Phalangeriformes

Phalangeriformes /fəˈlænərɪfɔːrmz/ is a paraphyletic[1] suborder of about 70 species of small to medium-sized arboreal marsupials native to Australia, New Guinea, and Sulawesi.[2] The species are commonly known as possums, gliders, and cuscus. The common name "possum" for various Phalangeriformes species derives from the creatures' resemblance to the opossums of the Americas (the term comes from Powhatan language aposoum "white animal", from Proto-Algonquian *wa·p-aʔɬemwa "white dog"). However, although opossums are also marsupials, Australasian possums are more closely related to other Australasian marsupials such as kangaroos.

Phalangeriformes
Temporal range: Oligocene–present
Phalangeriformes.jpg
Scientific classificationEdit this classification
Kingdom: Animalia
Phylum: Chordata
Class: Mammalia
Infraclass: Marsupialia
Order: Diprotodontia
Suborder: Phalangeriformes
Szalay in Archer, 1982
Groups included
Cladistically included but traditionally excluded taxa

Phalangeriformes are quadrupedal diprotodont marsupials with long tails. The smallest species, indeed the smallest diprotodont marsupial, is the Tasmanian pygmy possum, with an adult head-body length of 70 mm (2+34 in) and a weight of 10 g (38 oz). The largest are the two species of bear cuscus, which may exceed 7 kg (15 lb 7 oz). Phalangeriformes species are typically nocturnal and at least partially arboreal. They inhabit most vegetated habitats, and several species have adjusted well to urban settings. Diets range from generalist herbivores or omnivores (the common brushtail possum) to specialist browsers of eucalyptus (greater glider), insectivores (mountain pygmy possum) and nectar-feeders (honey possum).

ClassificationEdit

 
Sugar gliders at mealtime
 
The diminutive feathertail glider

About two-thirds of Australian marsupials belong to the order Diprotodontia, which is split into three suborders, namely the Vombatiformes (wombats and the koala, four species in total); the large and diverse Phalangeriformes (the possums and gliders) and Macropodiformes (kangaroos, potoroos, wallabies and the musky rat-kangaroo). Note: this classification is based on Ruedas & Morales 2005.[clarification needed] However, Phalangeriformes has been recovered as paraphyletic with respect to Macropodiformes, rendering the latter a subset of the former if Phalangeriformes are to be considered a natural group.[3][4]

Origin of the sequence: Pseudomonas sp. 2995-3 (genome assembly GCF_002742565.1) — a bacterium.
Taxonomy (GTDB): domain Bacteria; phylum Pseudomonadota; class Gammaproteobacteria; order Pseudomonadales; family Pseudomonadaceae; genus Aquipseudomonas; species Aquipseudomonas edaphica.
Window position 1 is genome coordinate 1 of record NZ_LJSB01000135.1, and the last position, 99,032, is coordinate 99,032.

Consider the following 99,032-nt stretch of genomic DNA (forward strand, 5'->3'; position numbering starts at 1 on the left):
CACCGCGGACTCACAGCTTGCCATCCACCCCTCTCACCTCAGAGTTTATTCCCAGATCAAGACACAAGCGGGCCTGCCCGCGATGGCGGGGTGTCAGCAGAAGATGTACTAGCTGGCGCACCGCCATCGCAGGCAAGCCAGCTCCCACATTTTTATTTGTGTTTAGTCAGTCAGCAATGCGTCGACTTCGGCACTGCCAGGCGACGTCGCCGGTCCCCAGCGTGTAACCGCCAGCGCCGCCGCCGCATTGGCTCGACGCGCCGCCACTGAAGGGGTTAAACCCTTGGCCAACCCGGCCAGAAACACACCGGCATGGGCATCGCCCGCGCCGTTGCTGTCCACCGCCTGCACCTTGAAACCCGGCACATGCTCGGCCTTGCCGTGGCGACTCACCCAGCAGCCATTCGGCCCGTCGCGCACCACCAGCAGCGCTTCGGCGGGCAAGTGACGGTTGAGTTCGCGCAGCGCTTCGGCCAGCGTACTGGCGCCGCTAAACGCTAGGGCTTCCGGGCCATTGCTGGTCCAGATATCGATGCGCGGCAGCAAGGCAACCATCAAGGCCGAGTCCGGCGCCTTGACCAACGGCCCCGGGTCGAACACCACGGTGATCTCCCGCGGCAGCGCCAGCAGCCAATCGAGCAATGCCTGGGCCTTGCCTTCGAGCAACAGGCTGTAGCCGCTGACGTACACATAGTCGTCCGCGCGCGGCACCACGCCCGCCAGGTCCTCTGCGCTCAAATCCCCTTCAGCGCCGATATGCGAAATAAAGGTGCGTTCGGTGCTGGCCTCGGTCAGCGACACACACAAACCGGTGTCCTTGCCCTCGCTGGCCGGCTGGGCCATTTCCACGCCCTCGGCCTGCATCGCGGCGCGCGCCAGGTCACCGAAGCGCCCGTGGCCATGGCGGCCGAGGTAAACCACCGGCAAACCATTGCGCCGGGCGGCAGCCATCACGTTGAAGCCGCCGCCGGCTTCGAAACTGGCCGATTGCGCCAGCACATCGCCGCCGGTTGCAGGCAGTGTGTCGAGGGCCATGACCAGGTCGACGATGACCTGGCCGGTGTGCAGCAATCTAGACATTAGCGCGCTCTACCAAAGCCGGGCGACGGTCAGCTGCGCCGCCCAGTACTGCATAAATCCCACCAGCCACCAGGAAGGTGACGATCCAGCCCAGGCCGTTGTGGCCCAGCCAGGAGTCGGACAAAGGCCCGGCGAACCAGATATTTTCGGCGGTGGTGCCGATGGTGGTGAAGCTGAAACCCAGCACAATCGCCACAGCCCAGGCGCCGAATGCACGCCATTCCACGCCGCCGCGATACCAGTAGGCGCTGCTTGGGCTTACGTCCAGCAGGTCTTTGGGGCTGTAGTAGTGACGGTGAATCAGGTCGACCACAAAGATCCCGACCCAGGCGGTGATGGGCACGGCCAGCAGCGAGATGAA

See alsoEdit

ReferencesEdit

  1. ^ Eldridge, Mark D B; Beck, Robin M D; Croft, Darin A; Travouillon, Kenny J; Fox, Barry J (23 May 2019). "An emerging consensus in the evolution, phylogeny, and systematics of marsupials and their fossil relatives (Metatheria)". Journal of Mammalogy. 100 (3): 802–837. doi:10.1093/jmammal/gyz018. ISSN 0022-2372.
  2. ^ Groves, C. P. (2005). "Suborder Phalangeriformes". In Wilson, D. E.; Reeder, D. M (eds.). Mammal Species of the World: A Taxonomic and Geographic Reference (3rd ed.). Johns Hopkins University Press. pp. 44–56. ISBN 978-0-8018-8221-0. OCLC 62265494.
  3. ^ Warburton, Natalie M.; Prideaux, Gavin J. (2021). "The skeleton of Congruus kitcheneri, a semiarboreal kangaroo from the Pleistocene of southern Australia". Royal Society Open Science. 8 (3): 202216. doi:10.1098/rsos.202216. PMC 8074921. PMID 33959368.
  4. ^ Eldridge, Mark D B; Beck, Robin M D; Croft, Darin A; Travouillon, Kenny J; Fox, Barry J (23 May 2019). "An emerging consensus in the evolution, phylogeny, and systematics of marsupials and their fossil relatives (Metatheria)". Journal of Mammalogy. 100 (3): 802–837. doi:10.1093/jmammal/gyz018. ISSN 0022-2372.

Further readingEdit